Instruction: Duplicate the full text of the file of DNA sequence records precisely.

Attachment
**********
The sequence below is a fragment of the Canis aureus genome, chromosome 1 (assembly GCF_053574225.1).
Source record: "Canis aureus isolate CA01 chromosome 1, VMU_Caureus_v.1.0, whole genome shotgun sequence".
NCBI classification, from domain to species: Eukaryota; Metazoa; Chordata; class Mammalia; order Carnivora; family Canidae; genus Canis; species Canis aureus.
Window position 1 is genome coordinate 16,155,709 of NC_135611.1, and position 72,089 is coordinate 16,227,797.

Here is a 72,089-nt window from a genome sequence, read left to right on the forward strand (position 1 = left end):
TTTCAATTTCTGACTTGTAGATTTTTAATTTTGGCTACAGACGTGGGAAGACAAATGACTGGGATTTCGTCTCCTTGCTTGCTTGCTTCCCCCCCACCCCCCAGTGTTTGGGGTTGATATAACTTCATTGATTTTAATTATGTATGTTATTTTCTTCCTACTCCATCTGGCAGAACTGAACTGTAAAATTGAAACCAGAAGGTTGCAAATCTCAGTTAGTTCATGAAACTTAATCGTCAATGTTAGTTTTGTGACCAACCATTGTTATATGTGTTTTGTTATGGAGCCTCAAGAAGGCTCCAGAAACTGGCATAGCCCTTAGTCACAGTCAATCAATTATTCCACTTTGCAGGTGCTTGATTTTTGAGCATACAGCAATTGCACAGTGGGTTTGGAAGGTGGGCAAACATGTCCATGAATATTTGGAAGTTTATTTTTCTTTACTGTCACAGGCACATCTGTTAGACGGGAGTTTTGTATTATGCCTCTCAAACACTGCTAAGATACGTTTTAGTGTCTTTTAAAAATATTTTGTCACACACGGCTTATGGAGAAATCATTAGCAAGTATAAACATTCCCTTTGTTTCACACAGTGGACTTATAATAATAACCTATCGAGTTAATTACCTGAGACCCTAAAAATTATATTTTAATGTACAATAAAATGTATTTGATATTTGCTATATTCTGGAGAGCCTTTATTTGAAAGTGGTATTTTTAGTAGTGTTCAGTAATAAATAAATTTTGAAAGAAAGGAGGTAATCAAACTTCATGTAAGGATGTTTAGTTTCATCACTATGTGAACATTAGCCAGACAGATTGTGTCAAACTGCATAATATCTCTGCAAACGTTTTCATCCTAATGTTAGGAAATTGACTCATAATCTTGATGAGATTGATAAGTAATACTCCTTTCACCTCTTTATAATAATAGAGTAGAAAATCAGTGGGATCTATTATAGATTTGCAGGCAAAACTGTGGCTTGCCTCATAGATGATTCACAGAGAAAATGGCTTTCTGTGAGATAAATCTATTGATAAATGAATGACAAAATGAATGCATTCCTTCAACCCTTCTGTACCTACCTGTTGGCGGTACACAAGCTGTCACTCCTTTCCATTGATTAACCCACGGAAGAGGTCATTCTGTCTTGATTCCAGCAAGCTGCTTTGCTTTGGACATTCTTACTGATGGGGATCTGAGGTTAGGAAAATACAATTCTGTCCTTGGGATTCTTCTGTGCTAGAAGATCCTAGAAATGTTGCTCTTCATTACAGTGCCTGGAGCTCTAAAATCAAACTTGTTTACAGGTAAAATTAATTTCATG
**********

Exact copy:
The sequence below is a fragment of the Canis aureus genome, chromosome 1 (assembly GCF_053574225.1).
Source record: "Canis aureus isolate CA01 chromosome 1, VMU_Caureus_v.1.0, whole genome shotgun sequence".
NCBI classification, from domain to species: Eukaryota; Metazoa; Chordata; class Mammalia; order Carnivora; family Canidae; genus Canis; species Canis aureus.
Window position 1 is genome coordinate 16,155,709 of NC_135611.1, and position 72,089 is coordinate 16,227,797.

Here is a 72,089-nt window from a genome sequence, read left to right on the forward strand (position 1 = left end):
TTTCAATTTCTGACTTGTAGATTTTTAATTTTGGCTACAGACGTGGGAAGACAAATGACTGGGATTTCGTCTCCTTGCTTGCTTGCTTCCCCCCCACCCCCCAGTGTTTGGGGTTGATATAACTTCATTGATTTTAATTATGTATGTTATTTTCTTCCTACTCCATCTGGCAGAACTGAACTGTAAAATTGAAACCAGAAGGTTGCAAATCTCAGTTAGTTCATGAAACTTAATCGTCAATGTTAGTTTTGTGACCAACCATTGTTATATGTGTTTTGTTATGGAGCCTCAAGAAGGCTCCAGAAACTGGCATAGCCCTTAGTCACAGTCAATCAATTATTCCACTTTGCAGGTGCTTGATTTTTGAGCATACAGCAATTGCACAGTGGGTTTGGAAGGTGGGCAAACATGTCCATGAATATTTGGAAGTTTATTTTTCTTTACTGTCACAGGCACATCTGTTAGACGGGAGTTTTGTATTATGCCTCTCAAACACTGCTAAGATACGTTTTAGTGTCTTTTAAAAATATTTTGTCACACACGGCTTATGGAGAAATCATTAGCAAGTATAAACATTCCCTTTGTTTCACACAGTGGACTTATAATAATAACCTATCGAGTTAATTACCTGAGACCCTAAAAATTATATTTTAATGTACAATAAAATGTATTTGATATTTGCTATATTCTGGAGAGCCTTTATTTGAAAGTGGTATTTTTAGTAGTGTTCAGTAATAAATAAATTTTGAAAGAAAGGAGGTAATCAAACTTCATGTAAGGATGTTTAGTTTCATCACTATGTGAACATTAGCCAGACAGATTGTGTCAAACTGCATAATATCTCTGCAAACGTTTTCATCCTAATGTTAGGAAATTGACTCATAATCTTGATGAGATTGATAAGTAATACTCCTTTCACCTCTTTATAATAATAGAGTAGAAAATCAGTGGGATCTATTATAGATTTGCAGGCAAAACTGTGGCTTGCCTCATAGATGATTCACAGAGAAAATGGCTTTCTGTGAGATAAATCTATTGATAAATGAATGACAAAATGAATGCATTCCTTCAACCCTTCTGTACCTACCTGTTGGCGGTACACAAGCTGTCACTCCTTTCCATTGATTAACCCACGGAAGAGGTCATTCTGTCTTGATTCCAGCAAGCTGCTTTGCTTTGGACATTCTTACTGATGGGGATCTGAGGTTAGGAAAATACAATTCTGTCCTTGGGATTCTTCTGTGCTAGAAGATCCTAGAAATGTTGCTCTTCATTACAGTGCCTGGAGCTCTAAAATCAAACTTGTTTACAGGTAAAATTAATTTCATG